And just as larger-than-life public figures were becoming more accessible as personalities, the FBI’s Most Wanted made every American citizen a potential hero capable of apprehending someone on the list. Willie Sutton, the legendary bank robber and No. 11 on the very first list, was recognized, followed, and fingered by one Arnold Schuster, a 24-year-old clothing salesman and amateur sleuth from Brooklyn.
To this day, the FBI’s description of how a criminal gets on the list seems less like the unfolding of justice than the process behind the Academy Awards. According to the FBI’s website:
The Criminal Investigative Division (CID) at FBI Headquarters calls upon all 56 Field Offices to submit candidates for the FBI’s “Ten Most Wanted Fugitives” list. The nominees received are reviewed by Special Agents in the CID and the Office of Public Affairs. The selection of the “proposed” candidate(s) is forwarded to the Assistant Director of the CID for his/her approval and then to the FBI’s Director for final approval.
For your consideration: Two burglaries, one armed robbery, and a car theft.
Then, too, by 1950, the Hays Code, which had censored movies that were too violent or socially provocative, was wearing thin. Film noir was at its height. The savage violence, the large-scale death and maiming of World War II were just beginning to loosen up social mores a la Mad Men. It was the perfect moment for faith in personality, and a secret thrill in personality’s darker regions, to fuse. By 1960, the Ten Most Wanted list was to American folklore what the Top 40 was to American pop music.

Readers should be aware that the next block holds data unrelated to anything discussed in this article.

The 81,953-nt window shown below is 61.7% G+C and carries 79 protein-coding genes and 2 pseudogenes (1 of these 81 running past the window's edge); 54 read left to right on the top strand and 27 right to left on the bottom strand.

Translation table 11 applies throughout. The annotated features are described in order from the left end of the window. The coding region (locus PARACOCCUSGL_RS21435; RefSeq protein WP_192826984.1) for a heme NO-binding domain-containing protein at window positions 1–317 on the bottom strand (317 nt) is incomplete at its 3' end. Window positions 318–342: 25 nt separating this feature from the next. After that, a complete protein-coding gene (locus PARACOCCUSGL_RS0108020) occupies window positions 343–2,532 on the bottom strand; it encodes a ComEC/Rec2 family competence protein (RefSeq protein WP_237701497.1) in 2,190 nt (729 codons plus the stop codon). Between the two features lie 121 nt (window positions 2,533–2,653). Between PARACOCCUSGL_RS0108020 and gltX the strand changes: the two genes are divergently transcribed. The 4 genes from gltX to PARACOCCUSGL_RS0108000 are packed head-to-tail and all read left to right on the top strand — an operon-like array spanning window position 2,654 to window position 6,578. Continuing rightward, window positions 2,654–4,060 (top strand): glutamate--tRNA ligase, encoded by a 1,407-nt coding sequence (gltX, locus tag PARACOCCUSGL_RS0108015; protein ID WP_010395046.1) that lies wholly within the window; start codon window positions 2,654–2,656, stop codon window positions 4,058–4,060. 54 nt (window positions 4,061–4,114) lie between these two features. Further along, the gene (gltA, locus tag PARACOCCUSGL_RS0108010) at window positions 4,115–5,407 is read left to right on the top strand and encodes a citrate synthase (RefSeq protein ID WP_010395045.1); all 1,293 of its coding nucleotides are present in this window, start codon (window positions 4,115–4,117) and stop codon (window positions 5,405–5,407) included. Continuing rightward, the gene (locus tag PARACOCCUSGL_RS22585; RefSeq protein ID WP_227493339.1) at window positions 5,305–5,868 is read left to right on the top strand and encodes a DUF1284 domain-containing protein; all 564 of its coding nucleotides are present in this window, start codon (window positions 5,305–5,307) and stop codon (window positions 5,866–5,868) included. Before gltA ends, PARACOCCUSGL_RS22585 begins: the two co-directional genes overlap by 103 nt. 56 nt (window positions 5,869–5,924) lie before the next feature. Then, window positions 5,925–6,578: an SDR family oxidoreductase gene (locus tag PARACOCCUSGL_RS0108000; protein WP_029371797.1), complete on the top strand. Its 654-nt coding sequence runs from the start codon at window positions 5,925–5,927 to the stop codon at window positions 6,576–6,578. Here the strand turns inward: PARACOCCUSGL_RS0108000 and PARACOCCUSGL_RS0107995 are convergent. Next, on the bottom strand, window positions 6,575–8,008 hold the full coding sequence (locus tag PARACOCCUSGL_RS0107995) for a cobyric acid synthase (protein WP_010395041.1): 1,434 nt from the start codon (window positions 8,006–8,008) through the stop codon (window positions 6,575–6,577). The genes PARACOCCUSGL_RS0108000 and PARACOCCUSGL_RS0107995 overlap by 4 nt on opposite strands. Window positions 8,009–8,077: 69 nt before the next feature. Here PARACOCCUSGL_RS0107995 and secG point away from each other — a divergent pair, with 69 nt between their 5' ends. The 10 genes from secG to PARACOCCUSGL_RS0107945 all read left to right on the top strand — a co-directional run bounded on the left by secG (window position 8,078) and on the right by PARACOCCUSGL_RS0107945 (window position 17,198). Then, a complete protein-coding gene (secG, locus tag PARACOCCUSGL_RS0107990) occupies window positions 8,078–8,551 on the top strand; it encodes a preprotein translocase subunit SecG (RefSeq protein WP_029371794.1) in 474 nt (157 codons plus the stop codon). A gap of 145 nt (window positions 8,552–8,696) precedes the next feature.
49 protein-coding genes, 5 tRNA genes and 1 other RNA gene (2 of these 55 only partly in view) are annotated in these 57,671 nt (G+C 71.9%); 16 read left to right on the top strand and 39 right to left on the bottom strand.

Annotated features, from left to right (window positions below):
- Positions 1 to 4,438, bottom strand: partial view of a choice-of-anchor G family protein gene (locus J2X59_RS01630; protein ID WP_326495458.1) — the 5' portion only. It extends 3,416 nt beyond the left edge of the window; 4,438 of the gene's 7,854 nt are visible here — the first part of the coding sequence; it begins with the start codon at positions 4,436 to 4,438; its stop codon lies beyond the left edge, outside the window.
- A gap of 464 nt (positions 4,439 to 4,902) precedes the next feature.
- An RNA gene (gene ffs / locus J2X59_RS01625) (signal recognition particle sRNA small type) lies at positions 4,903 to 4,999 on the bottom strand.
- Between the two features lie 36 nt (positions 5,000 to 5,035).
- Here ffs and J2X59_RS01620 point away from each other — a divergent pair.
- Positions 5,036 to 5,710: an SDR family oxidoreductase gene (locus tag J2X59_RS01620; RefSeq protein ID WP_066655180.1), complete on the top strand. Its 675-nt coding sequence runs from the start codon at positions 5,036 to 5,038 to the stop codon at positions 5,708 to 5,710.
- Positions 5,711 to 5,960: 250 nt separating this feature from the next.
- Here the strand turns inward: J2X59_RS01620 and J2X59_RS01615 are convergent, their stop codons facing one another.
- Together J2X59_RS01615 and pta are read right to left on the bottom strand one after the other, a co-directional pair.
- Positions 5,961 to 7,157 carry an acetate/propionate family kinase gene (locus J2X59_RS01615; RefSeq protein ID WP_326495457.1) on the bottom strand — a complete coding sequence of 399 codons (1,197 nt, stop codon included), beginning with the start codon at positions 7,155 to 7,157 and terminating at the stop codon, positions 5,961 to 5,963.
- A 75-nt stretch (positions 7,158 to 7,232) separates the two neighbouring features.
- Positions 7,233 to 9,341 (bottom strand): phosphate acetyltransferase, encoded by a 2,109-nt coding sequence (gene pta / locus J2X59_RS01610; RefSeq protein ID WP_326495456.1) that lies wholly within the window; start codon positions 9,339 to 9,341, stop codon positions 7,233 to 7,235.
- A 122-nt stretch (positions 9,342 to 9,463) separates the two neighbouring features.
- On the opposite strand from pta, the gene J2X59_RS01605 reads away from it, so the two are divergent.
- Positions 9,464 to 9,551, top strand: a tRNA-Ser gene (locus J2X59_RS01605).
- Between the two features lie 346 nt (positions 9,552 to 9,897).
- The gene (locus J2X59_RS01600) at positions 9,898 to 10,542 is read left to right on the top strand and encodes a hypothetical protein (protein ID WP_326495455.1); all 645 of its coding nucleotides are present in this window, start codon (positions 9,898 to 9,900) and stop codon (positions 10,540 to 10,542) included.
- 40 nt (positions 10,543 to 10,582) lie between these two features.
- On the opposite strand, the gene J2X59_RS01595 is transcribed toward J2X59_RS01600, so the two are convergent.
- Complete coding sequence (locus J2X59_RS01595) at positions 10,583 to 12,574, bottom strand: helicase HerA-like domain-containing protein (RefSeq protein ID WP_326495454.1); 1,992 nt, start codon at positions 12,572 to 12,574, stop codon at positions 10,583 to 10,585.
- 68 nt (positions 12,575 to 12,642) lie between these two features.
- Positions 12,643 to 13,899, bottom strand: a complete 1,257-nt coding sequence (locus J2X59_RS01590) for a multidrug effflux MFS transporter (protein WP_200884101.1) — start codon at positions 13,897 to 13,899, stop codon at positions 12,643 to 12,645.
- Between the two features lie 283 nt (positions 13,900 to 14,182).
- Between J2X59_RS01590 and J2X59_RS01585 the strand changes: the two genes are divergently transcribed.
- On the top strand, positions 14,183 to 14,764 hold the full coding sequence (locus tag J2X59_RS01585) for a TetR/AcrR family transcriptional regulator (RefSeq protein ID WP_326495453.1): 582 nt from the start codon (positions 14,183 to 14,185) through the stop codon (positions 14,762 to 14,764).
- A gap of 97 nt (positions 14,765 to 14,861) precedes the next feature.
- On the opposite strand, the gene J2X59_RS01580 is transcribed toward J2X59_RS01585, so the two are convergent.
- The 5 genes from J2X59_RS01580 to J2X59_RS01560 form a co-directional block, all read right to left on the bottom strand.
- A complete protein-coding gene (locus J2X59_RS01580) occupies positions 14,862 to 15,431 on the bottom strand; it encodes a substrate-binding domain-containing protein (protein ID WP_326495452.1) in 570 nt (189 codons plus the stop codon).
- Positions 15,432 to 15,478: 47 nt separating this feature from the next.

Times, however, change. The colorful bank robbers who mostly populated the list in the 1950s and early 1960s—Willie Sutton was said to have read all the Great Books in prison—have given way to Mexican gang-bangers, white-collar perps, and a whack job who killed his wife and kids and blew up his house because his wife was about to divorce him. (Though I shamefully admit to a soft spot for Victor Manuel Gerena,who stole $7 million from a security company in West Hartford, Connecticut, in 1983 after incapacitating two guards with a non-lethal injection. If you know where he is, don’t tell me.)
The decline of the Ten Most Wanted is hardly surprising. Our politicians possess the self-restraint of satyrs, our actors routinely experience character meltdowns in full public view, our athletes have steroids coming out of their ears, and our pop singers are either crowd-sourced creations like Justin Bieber or neo-post-meta figures like Lady Gaga, whose larger-than-life personality lies in the way she brilliantly deconstructs the whole notion of being a larger-than-life personality. Like most of our public figures and celebrities, our “most wanted” criminals are small beer.
So enjoy the short-lived media blitz on the arrest of Whitey Bulger. While we will continue to be afflicted with remorseless sociopaths like Bulger, we won’t be afforded the relief of losing ourselves in the mystery of an outsize criminal personality. The FBI might still want them. But we certainly won’t.